For his first exhibition at Eleven
, acclaimed artist and filmmaker Gerry Fox will realise a brand new series of video works based on 19th century paintings. While in Venice making a large-scale installation about this contemporary city last year, Fox came across a series of works by famous painters including Turner, Sargent, Manet, Monet and Renoir all featuring gondolas in the citys canals. He set out to recreate these paintings on the highest quality 35 mm film, bringing them to life as cinematic tableaux. Each piece was shot at the exact location of the original painting including the Grand Canal, with all traces of the 21st century painstakingly avoided including the ever-present vaporetti and constant passers-by, no mean feat in this bustling, tourist city. Fox also used the only 19th century gondola left in Venice and colourful replica costumes. He almost literally filmed the past.
Once shot, the works were digitally manipulated using the most sophisticated, up-to-date techniques available to re-evoke the brush strokes and painterliness of the originals. The final works framed like old-master paintings appear initially to be oil paintings on canvas, but are in fact slow-motion impressionist representations of Venice, modern-day video evocations of the painted past. At once films and paintings, these works bridge the gap between old and new art technology: works in oil in high-definition! The works also wittily reference the practice of artists borrowing from each other across the centuries, while paying homage to the Queen of the Adriatic.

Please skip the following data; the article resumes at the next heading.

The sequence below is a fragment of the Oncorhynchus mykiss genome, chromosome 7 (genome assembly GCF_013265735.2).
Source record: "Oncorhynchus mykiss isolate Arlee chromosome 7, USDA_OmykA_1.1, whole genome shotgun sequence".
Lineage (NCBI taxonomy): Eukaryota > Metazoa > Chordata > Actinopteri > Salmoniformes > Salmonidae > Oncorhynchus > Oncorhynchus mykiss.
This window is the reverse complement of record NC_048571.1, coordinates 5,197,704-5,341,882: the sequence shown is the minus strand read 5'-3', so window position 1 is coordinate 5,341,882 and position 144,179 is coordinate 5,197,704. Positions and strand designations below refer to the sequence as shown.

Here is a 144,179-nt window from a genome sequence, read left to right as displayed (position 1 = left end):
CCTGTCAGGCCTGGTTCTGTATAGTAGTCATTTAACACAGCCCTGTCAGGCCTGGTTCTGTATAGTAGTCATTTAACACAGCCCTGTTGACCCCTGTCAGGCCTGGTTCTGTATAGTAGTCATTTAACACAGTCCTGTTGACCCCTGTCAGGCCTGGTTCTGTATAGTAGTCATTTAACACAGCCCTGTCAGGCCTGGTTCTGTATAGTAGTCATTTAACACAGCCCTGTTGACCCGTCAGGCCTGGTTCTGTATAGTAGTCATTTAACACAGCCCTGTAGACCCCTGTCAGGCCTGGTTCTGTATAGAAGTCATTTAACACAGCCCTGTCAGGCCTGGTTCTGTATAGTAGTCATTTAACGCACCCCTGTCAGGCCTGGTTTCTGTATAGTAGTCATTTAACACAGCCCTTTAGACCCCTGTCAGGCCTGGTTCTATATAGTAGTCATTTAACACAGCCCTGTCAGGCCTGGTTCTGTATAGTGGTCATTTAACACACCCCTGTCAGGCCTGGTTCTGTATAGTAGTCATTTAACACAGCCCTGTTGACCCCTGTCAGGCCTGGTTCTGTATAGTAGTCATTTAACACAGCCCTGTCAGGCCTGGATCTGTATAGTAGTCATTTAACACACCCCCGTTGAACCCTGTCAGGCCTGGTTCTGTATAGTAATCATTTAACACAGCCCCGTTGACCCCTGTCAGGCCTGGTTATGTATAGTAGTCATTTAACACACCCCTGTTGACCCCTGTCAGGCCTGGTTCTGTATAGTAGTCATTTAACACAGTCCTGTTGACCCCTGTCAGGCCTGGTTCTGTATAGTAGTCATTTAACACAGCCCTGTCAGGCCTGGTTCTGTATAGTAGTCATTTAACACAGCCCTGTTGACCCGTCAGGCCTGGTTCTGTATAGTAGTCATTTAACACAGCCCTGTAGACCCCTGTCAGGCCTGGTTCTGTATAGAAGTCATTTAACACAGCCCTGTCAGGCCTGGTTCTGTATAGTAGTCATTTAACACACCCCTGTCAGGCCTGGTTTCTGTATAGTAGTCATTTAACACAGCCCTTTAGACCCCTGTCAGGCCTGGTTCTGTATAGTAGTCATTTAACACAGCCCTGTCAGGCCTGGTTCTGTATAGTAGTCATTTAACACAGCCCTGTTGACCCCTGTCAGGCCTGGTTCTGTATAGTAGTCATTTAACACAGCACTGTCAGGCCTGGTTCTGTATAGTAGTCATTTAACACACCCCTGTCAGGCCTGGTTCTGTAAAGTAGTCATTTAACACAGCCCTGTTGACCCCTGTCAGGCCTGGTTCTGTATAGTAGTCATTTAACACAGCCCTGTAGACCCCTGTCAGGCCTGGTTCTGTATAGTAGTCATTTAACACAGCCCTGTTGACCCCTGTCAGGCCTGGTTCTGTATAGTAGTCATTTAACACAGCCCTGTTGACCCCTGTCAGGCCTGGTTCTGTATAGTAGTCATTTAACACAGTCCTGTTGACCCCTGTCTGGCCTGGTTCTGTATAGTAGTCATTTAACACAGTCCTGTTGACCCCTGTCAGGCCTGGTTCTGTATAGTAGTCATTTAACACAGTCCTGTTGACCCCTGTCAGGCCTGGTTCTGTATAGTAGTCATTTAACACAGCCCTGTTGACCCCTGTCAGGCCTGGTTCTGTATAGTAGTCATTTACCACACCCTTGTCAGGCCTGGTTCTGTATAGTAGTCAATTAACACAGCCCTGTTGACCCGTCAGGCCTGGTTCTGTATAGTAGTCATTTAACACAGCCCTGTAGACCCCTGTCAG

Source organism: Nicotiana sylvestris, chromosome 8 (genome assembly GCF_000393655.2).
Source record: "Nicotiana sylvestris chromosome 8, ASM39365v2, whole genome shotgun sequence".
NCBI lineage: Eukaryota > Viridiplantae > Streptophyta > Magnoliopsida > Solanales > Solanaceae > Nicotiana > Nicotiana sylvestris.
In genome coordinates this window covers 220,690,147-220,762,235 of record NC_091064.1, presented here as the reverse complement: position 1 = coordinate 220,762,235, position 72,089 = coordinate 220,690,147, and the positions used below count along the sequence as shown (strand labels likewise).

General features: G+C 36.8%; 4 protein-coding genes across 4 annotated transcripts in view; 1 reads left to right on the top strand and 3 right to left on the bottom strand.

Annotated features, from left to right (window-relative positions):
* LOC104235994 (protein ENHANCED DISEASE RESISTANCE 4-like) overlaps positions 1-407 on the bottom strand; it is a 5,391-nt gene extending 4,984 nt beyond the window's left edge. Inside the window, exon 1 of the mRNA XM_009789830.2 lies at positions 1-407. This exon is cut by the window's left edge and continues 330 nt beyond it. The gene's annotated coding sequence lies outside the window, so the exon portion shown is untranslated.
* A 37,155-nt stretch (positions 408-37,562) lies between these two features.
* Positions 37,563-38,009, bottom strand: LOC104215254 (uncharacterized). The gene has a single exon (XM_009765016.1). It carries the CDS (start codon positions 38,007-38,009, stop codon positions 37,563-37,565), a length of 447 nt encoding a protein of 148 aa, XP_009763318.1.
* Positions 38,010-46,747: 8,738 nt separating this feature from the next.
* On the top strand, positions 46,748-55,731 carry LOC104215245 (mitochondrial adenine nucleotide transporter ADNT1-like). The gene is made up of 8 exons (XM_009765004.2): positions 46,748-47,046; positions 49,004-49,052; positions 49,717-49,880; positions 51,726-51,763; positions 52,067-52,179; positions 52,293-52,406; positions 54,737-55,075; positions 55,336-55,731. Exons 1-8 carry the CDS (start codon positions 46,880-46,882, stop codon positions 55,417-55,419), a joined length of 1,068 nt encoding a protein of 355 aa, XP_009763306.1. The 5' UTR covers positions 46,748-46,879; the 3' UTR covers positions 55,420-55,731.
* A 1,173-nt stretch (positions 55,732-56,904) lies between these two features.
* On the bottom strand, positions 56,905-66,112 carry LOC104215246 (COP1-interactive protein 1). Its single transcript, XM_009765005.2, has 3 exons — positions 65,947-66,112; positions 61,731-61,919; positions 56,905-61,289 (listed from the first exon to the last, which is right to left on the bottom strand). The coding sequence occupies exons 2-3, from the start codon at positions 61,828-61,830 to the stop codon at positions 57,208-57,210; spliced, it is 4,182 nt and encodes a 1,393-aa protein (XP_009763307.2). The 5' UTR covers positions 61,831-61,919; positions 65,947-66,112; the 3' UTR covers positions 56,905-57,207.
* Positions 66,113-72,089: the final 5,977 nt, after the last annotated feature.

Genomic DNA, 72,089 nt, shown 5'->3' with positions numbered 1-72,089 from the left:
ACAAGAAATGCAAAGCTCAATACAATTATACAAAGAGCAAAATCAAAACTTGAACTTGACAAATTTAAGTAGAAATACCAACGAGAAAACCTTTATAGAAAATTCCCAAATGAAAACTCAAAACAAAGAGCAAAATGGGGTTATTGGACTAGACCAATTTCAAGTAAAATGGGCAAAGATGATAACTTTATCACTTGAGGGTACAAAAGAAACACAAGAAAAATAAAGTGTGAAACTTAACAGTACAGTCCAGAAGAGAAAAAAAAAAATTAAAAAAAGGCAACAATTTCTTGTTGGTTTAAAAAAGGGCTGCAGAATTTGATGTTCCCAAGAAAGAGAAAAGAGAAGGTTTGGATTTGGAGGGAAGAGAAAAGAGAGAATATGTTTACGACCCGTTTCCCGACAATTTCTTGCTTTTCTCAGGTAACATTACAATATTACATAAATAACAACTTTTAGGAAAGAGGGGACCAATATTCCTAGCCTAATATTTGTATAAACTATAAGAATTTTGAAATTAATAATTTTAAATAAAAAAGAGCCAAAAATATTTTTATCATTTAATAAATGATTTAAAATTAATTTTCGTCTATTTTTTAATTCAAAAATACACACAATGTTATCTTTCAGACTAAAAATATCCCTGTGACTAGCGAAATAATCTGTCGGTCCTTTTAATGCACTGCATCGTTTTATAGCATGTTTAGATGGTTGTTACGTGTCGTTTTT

Foxs video works will be shown 24/7 for the duration of the exhibition. At night, the visitors will be invited to look at them from the street outside, peering into bright vistas of Venice glowing in the dark of the gallery. The artist attempts here to reinvent the temporality of exhibitions often dictated by regular opening hours. The works will be available for contemplation at any times of day or night, their effect changing as they echo or contrast with natural light, and very much in the tradition of Foxs successful film installations of the last few years.
Gerry Fox has won major awards (including the BAFTA, The Royal Television Society Best Arts Film, the Grierson Best Arts Documentary, the Prix Italia and The Festival of Films on Art in Montreal Grand Prize) for his innovative films about artists, including Gilbert and George, Robert Frank, Claes Oldenburg, Marc Quinn, Gerhard Richter and Bill Viola.
In recent years he has begun making large-scale, site-specific film installation works that have received wide public attention and critical acclaim. He was the first artist in residence at 176 in Camden from 2007-2008; and the resulting exhibition, Living London, was Exhibition of the Week in Time Out, Critics Choice in The Times and Pick of the Week in The Guardian. His six-screen immersive work, Favela Descending was exhibited in Shoreditch as part of the Concrete and Glass Festival in 2008 and was featured in Time Out, The Guardian and on Channel 4. Venice in Venice, a multi-screen film installation about the city in all its guises, made over five years, was displayed at the Palazzo dona della Rose during the Venice Biennale in 2009 and was the subject of a short documentary by Waldemar Januszczak.